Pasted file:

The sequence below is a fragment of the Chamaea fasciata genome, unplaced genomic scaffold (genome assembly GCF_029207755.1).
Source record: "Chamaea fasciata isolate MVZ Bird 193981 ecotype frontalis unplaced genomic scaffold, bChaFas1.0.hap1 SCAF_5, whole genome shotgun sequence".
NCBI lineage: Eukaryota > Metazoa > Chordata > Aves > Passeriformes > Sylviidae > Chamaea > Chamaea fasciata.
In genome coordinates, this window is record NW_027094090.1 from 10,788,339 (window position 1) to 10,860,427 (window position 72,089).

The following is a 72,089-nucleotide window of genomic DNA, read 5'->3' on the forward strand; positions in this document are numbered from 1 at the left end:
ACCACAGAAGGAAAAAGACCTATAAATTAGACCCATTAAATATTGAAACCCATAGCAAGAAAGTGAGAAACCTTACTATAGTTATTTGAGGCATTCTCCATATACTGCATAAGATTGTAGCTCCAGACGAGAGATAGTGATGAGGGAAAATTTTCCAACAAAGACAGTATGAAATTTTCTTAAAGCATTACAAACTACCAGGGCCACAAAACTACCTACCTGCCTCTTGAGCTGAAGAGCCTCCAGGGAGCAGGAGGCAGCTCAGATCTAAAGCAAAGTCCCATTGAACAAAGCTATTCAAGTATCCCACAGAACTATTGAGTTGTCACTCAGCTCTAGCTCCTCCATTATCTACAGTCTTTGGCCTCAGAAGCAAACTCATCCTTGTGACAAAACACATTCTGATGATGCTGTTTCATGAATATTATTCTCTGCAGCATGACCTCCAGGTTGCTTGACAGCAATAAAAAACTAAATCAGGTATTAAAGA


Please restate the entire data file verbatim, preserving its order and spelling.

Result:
The sequence below is a fragment of the Chamaea fasciata genome, unplaced genomic scaffold (genome assembly GCF_029207755.1).
Source record: "Chamaea fasciata isolate MVZ Bird 193981 ecotype frontalis unplaced genomic scaffold, bChaFas1.0.hap1 SCAF_5, whole genome shotgun sequence".
NCBI lineage: Eukaryota > Metazoa > Chordata > Aves > Passeriformes > Sylviidae > Chamaea > Chamaea fasciata.
In genome coordinates, this window is record NW_027094090.1 from 10,788,339 (window position 1) to 10,860,427 (window position 72,089).

The following is a 72,089-nucleotide window of genomic DNA, read 5'->3' on the forward strand; positions in this document are numbered from 1 at the left end:
ACCACAGAAGGAAAAAGACCTATAAATTAGACCCATTAAATATTGAAACCCATAGCAAGAAAGTGAGAAACCTTACTATAGTTATTTGAGGCATTCTCCATATACTGCATAAGATTGTAGCTCCAGACGAGAGATAGTGATGAGGGAAAATTTTCCAACAAAGACAGTATGAAATTTTCTTAAAGCATTACAAACTACCAGGGCCACAAAACTACCTACCTGCCTCTTGAGCTGAAGAGCCTCCAGGGAGCAGGAGGCAGCTCAGATCTAAAGCAAAGTCCCATTGAACAAAGCTATTCAAGTATCCCACAGAACTATTGAGTTGTCACTCAGCTCTAGCTCCTCCATTATCTACAGTCTTTGGCCTCAGAAGCAAACTCATCCTTGTGACAAAACACATTCTGATGATGCTGTTTCATGAATATTATTCTCTGCAGCATGACCTCCAGGTTGCTTGACAGCAATAAAAAACTAAATCAGGTATTAAAGA